When people arrive back at home after a stay in the hospital and/or rehab center, something may go wrong. The “something” I am talking about is that people don’t always realize that you have to work hard to get your body back on track, or at least to stay on track. I have written about this earlier, which is why I decided to write about it in English today.
This week I have met a couple of people who didn’t do anything after they returned home. So, whether your doctor recommended something to you or not, it is important to pay attention to the following issues:
- Keep moving. Make sure you do something in the area of sport to give your body a regular workout. In the Netherlands the place for adapted excercise is the fysiotherapist. The best is to go to one with training in the area of neurological disorders. If one of those isn’t available, ensure that you work with a regular physiotherapist and ask your doctor for instructions for the physiotherapist.
- Train your brain. It depends on your handicap what kind of training that should be, but there are different games online available to train certain areas of your brain. Again check out the site of the stroke foundation in your area to find suitable games and excercises
- Ensure you have mental support. To cope with the loss of certain skills or tasks or your job, it is important to have professional support to get a grip on things. This can be done by a specialized therapist or psychologist.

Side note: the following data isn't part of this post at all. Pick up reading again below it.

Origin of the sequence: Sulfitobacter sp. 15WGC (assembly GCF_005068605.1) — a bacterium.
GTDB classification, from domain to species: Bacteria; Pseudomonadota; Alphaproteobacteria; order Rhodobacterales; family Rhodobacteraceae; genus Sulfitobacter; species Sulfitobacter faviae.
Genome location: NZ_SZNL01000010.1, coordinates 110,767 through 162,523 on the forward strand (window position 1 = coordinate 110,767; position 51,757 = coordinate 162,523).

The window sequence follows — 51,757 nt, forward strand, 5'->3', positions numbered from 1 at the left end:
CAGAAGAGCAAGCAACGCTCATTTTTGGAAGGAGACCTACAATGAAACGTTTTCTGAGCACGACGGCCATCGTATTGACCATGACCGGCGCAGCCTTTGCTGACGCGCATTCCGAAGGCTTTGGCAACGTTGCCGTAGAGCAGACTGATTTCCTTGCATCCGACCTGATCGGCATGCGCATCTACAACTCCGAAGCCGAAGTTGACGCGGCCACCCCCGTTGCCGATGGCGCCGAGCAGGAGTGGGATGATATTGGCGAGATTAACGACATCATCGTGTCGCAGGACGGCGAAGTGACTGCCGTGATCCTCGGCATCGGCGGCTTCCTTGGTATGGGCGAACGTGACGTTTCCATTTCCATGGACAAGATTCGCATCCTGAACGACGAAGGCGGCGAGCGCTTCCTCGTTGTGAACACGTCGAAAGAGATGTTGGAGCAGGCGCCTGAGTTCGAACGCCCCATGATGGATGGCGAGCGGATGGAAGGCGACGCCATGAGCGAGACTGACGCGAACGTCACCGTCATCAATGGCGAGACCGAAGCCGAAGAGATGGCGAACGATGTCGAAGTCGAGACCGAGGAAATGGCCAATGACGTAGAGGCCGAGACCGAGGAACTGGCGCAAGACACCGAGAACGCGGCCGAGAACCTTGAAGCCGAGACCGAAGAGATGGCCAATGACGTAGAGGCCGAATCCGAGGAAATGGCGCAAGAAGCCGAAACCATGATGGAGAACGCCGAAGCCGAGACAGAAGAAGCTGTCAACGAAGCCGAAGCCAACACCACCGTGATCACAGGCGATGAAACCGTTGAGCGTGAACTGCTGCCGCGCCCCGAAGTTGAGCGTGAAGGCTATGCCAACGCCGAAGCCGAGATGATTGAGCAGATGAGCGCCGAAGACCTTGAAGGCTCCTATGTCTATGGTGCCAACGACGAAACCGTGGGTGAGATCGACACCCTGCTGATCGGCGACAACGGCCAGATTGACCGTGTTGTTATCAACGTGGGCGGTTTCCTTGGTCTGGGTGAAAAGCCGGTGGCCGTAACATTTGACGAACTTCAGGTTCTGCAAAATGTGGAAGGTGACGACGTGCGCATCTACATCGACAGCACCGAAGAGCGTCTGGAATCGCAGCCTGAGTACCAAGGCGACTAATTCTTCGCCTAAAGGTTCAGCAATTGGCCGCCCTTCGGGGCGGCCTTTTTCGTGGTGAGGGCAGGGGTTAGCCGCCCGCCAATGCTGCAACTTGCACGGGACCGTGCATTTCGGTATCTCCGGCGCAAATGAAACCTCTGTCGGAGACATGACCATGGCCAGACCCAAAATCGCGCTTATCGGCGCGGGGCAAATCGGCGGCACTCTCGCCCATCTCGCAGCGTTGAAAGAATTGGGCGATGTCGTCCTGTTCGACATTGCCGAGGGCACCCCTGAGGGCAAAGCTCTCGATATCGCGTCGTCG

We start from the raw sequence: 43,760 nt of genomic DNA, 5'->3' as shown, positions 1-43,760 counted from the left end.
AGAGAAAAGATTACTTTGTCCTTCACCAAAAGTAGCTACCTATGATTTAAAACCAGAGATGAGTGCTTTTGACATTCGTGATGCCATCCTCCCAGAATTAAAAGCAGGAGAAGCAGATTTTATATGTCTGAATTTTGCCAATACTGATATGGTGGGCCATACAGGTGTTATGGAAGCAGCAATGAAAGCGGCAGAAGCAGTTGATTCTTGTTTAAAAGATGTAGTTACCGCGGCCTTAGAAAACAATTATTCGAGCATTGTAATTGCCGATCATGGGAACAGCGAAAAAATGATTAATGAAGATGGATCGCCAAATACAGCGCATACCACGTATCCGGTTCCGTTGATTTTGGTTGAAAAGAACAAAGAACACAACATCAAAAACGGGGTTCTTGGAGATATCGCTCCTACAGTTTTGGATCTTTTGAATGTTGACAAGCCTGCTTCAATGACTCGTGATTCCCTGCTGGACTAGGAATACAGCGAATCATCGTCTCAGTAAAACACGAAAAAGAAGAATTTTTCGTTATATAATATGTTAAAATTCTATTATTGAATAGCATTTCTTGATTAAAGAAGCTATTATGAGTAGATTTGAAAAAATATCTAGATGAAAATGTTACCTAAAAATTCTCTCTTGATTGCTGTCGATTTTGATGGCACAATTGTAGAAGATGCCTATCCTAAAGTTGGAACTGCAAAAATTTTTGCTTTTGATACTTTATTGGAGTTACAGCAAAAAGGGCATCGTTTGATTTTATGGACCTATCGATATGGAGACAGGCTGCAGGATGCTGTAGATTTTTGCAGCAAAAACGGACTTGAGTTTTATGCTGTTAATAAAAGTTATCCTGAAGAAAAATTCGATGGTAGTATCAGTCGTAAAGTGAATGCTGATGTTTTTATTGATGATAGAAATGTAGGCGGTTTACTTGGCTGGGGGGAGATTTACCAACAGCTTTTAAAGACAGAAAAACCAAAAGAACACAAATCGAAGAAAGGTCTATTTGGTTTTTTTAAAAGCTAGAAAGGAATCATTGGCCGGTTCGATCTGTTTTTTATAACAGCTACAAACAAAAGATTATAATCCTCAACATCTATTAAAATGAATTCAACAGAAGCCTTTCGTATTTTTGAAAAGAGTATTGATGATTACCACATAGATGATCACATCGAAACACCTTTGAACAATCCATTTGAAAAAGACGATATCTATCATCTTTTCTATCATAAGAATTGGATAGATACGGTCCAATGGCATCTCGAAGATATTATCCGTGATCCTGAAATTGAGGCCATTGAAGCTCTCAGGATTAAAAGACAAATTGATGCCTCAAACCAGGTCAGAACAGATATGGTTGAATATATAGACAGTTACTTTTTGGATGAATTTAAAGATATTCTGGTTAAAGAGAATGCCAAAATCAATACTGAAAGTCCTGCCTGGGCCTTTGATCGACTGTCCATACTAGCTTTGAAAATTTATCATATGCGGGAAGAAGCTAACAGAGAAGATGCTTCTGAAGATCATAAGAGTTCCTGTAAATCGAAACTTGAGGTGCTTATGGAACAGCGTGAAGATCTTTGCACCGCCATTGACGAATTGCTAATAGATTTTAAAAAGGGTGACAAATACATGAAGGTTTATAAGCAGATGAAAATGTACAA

- Check your safety at home. It is important to ensure that all transfers, movements, grips, etc are up to the regular safety standards. An Ergotherapist can help to analyze whether you are not too tired (work-rest balance) and how you can use certain tools to move around in a safe manner.
- Make sure you do something fun with ‘Normal’ people. From my own personal experience it has been very good to participate in a ceramics class, and a silversmithing class. As long as you talk to the instructor to explore whether you can participate safely, it is great to make something in the midst of a group of ‘normal’ people, outside the “handicapped” zone.
While these are simple recommendations, there are many people I meet who don’t follow any of them. It really improves the quality of your life when you do.